Shay Totten asks an important question regarding the true meaning of Brian Dubie’s “Pure Vermont” campaign theme [“Fair Game,” September 22]. Is Dubie’s slogan a shout out to Vermont’s “Take Back Vermont” movement? My bet is, yes. Or perhaps Dubie is going further back in time with a reference to the state’s shameful history of eugenics? After all, Dubie believes that all Asians are “from Taiwan.” Either way, there is nothing “pure” or “Vermont” about Dubie’s right-wing agenda.
Like his hero, George W. Bush, Dubie describes himself as a uniter when, in fact, he is a hater. Dubie owes his political career to legislative gay bashing, joining the antigay “Take Back Vermont” movement in 2000 and testifying at a public hearing against Vermont’s civil-union compromise.
In another similarity to Bush, Dubie supports discriminatory amendments to both the state and federal constitutions. It gets worse. Dubie failed to speak out when Douglas the Discriminator vetoed civil-rights legislation prohibiting discrimination on the basis of gender identity. (Douglas later signed a watered-down version of the bill.) Given this record, Dubie sounds like Ruth Dwyer in a flight suit.
Sadly, Dubie’s right-wing agenda, like George W. Bush’s, does not end with oppressing gay, lesbian and transgender Vermonters. He also opposes full equality for women in Vermont, as evidenced by his opposition to reproductive rights. Apparently, Dubie believes women in the state don’t have the intelligence to make decisions about their bodies.
My hope is that Vermonters won’t be duped by Brian Dubie’s creepy “Pure Vermont” slogan. As governor, his right-wing, antigay and misogynistic agenda will hurt Vermont and Vermonters.
Ugly Depiction of O’Neil
My experience of Mary O’Neil and the rest of the staff at Planning and Zoning is that they are professional and easy to work with [“The Preservation Police,” September 22]. It is a really hard job, and they handle it with dignity and grace amid a wide range of behaviors.
What I take exception to in the article is the caricature drawing. No offense intended to the artist, but it is as flattering as vinyl siding.
Update Your Aesthetic
It is mind boggling to me that one woman representing her own overly precious aesthetic can wreak so much havoc on the housing scene in this city [“Preservation Police,” September 22]. We need to build for this century, not the last two. We need to build green and energy efficient. If we want to honor our ancestors, let’s honor their common sense. They sited their houses to catch the sun and used trees to block the wind and took other steps to be in tune with their environment.
The city is worried about the twee sensibilities of a moneyed few. Their mandates make little sense in this time and cost homeowners a fortune to do renovations. Perhaps this benefits the tourist industry — but why should homeowners have to pay for that?
While the new Chase Street house isn’t totally stunning, I found myself overjoyed by its use of contemporary materials. At least it is not clapboard. Who says history ended in 1930something? We need to use things like cement board that are environmentally friendly and fire resistant.
Mrs. O’Neil with her seven children (unless they are adopted) is clearly not worried about preserving the planet. Where do she and her group get off imposing their aesthetic on homeowners and imposing unfunded government mandates? That a group of people with no ecological sense and a lot of privileged and anachronistic ideas of beauty should rule what can be built here is a tyranny that should not be allowed to stand. Off with their zoning!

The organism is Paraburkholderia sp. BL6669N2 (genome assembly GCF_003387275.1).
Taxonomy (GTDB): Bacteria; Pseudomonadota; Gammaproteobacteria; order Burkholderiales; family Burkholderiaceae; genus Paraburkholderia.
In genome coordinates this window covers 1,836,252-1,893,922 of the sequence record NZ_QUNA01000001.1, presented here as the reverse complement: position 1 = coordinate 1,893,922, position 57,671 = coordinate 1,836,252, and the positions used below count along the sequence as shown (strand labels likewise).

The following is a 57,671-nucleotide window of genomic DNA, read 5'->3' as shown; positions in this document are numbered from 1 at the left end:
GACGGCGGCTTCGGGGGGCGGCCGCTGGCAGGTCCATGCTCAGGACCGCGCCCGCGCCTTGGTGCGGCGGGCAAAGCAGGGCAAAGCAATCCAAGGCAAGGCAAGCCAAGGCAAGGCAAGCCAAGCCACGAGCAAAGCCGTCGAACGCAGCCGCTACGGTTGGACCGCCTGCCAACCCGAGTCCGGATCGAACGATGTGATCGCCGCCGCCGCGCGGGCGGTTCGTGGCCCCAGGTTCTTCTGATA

Would it be fair and accurate to call your cover story on Mary O’Neil a cheap shot [“Preservation Police,” September 22]? I think so. A tempest in a teapot? Uh-huh. A muckraking attempt that doesn’t really deliver the dirt? Ditto. A few pissed-off homeowners have directed their angst at Mary, a city employee, who — as several others note — does a good job of doing her job. And what a thankless job it is! I’m just grateful that she takes the heat for the rest of us. One homeowner is quoted as saying, “I’m a fan of old houses, but…” This reminds me of “I’m not a sex/race/ageist, but…” that so often introduces a sex/race/ageist comment. Some people just can’t resist caricaturing historic preservationists as power-hungry lunatics.
Mary O’Neil didn’t make this up; neither did the Design Advisory Board or even the state Division for Historic Preservation, for that matter. Historic preservation codes all derive from the Secretary of the Interior’s Standards — federal regulations dating back decades that start from the premise of “Do no harm.” Save historic fabric as much as possible. When it can’t be saved, replace in kind. Individual decisions may seem unjust, but destruction of historic neighborhoods takes place one decision at a time. Just try to imagine Burlington without its amazing stock of 19th-century housing. Now try to imagine wanting to live there.
Sign of the Times
A major reason why signs are still used so frequently is because they allow a candidate to reach people who might not usually, or willingly, look up a name [“WTF,” September 29]. The rise of the Internet allows us to get a lot of information quickly, but generally only what we specifically want. Everything else is filtered out and forgotten. People tend to interact with people of similar interests and tastes on the Internet.
[Re: Bliss and the Dalai Lama,” September 22]: The Dalai Lama has a great sense of humor, especially about himself. He couldn’t wait to tell one interviewer this joke he’d just heard: What did the Dalai Lama say to the hot-dog vendor? “Make me one with everything.”
Last week’s Q&A with Bucket Hingley of the Toasters [“Wave Runner,” September 29] contained a typo: Hingley’s post-Moon Ska record label was referred to as Megalift. It’s Megalith Records. And it rocks. We apologize for the error.